Seen through a lens of ongoing technological and medical progress it's easy to feel optimistic about humanity's future prosperity. Scratch a little deeper, it soon becomes clear that our success as a species is anything but guaranteed.

New research led by a team from the University of Stockholm in Sweden outlines 14 different "evolutionary traps" that our global population could potentially be ensnared by, ultimately leading to our demise.

According to the team behind the study, part of the problem is that we've been doing too well for ourselves – our dominance and success is leading to dangerous consequences.

Now we're going through what's known as a polycrisis, where multiple threats – from climate change to global pandemics – are threatening to bring the Anthropocene era to an end sooner rather than later.

Evolutionary traps
The traps are interlinked, with a multitude of contributory factors involved. (Søgaard Jørgensen et al., Philosophical Transactions of the Royal Society B, 2023)

"Humans are incredibly creative as a species," says anthropologist Peter Søgaard Jørgensen from the University of Stockholm.

"We are able to innovate and adapt to many circumstances and can cooperate on surprisingly large scales. But these capabilities turn out to have unintentional consequences."

Of the 14 possible evolutionary dead ends for humanity, five are labeled as global: simplification (systems becoming too specialized to adapt, such as monoculture farming), growth-for-growth (a non-stop pursuit of growth harming well-being), overshoot (using more than Earth can provide), division (international conflict), and contagion (infectious diseases, for example).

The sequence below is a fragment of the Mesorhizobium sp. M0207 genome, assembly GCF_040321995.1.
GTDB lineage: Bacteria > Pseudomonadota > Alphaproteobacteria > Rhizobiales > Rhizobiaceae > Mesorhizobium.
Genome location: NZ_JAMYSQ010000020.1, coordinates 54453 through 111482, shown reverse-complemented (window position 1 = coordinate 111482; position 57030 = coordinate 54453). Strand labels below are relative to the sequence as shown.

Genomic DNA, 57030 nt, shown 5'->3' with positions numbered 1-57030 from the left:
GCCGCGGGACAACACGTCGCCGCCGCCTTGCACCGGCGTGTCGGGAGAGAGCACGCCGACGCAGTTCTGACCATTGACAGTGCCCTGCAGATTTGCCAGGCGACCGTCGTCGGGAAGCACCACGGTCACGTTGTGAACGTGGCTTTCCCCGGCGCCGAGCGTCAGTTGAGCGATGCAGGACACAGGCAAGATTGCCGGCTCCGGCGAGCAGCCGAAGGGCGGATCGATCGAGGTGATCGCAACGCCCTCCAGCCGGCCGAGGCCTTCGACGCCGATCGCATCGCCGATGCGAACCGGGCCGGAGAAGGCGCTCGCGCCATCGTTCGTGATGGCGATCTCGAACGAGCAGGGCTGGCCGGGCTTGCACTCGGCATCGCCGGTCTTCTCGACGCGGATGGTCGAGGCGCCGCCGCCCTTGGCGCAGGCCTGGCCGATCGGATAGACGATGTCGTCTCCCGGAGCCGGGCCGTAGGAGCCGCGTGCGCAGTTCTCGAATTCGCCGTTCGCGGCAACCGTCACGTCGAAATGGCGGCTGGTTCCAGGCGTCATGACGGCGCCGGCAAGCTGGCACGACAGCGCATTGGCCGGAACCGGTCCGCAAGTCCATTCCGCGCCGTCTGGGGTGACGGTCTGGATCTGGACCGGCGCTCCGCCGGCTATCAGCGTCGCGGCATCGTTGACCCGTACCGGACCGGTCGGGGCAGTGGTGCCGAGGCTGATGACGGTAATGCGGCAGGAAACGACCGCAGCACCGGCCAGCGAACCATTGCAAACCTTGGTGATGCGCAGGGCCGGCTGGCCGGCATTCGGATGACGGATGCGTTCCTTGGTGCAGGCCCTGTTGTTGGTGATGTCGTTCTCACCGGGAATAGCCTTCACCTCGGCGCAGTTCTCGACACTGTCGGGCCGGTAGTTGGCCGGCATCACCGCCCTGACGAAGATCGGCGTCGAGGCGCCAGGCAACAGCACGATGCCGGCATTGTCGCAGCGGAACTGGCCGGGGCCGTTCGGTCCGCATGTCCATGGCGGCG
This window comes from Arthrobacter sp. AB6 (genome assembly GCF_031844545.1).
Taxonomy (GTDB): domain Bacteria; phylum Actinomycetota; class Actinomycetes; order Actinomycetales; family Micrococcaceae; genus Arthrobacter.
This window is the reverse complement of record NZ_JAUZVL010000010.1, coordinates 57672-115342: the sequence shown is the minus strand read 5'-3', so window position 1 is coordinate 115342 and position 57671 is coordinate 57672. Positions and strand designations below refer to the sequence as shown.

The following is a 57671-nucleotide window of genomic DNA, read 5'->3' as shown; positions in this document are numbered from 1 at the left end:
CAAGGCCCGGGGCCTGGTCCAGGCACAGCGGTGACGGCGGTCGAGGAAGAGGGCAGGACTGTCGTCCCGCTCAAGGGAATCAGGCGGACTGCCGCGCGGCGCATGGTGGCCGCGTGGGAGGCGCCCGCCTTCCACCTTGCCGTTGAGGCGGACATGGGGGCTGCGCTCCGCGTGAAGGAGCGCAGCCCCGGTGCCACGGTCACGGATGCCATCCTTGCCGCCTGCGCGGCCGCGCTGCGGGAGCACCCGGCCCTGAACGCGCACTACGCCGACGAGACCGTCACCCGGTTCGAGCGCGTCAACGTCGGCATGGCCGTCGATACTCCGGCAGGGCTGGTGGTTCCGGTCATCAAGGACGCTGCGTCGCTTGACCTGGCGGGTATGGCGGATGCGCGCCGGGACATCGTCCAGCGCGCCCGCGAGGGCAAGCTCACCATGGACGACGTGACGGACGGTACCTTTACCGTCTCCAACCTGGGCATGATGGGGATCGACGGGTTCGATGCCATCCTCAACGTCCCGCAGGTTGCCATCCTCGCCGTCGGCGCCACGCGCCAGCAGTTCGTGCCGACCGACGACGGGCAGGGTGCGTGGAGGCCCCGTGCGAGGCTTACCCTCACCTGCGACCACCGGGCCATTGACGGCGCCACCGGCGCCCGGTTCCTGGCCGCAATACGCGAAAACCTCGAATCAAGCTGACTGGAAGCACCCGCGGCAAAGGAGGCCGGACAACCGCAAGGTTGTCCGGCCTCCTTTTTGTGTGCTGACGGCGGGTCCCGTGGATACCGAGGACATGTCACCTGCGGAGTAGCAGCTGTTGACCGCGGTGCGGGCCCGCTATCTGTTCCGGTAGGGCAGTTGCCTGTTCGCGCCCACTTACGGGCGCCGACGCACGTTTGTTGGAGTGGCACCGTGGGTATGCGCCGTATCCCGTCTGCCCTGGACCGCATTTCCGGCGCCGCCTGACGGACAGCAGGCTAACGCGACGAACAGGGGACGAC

Another five are described as technology traps. They are infrastructure lock-in (as with fossil fuels), chemical pollution, existential technology (such as nuclear arms), technological autonomy (including AI), and dis/misinformation.

The remaining four are called structural traps by the researchers. These ones are short-termism, overconsumption, biosphere disconnect, and local social capital loss, where an increasingly digital world cuts off social interaction and potentially contributes to further division.

What's more, 12 of these are reckoned to be in an advanced state. Only technological autonomy and local social capital loss have yet to develop into concerning problems. Even more alarmingly, these dead ends tend to reinforce each other, meaning it's likely that we'll get trapped in more than one.

"Evolutionary traps are a well-known concept in the animal world," says Søgaard Jørgensen.

"Just like many insects are attracted by light, an evolutionary reflex that can get them killed in the modern world, humankind is at risk of responding to new phenomena in harmful ways."

It's a pretty bleak picture, but the researchers aren't giving up yet. What's needed now, the team says, is active transformation – not just an acceptance that we must go with the flow, but deliberate efforts in the other direction.

We may be short-sighted and destructive as a species, but we're also creative, innovative and collaborative, the researchers point out. That means there's hope that our fate isn't written yet.

"A very simple thing that everybody can do is to engage more in nature and society while also learning about both the positive and negative global consequences of our own local actions," says Jørgensen.

"There's nothing better than exposing yourself to what needs protecting."

The research has been published in Philosophical Transactions of the Royal Society B.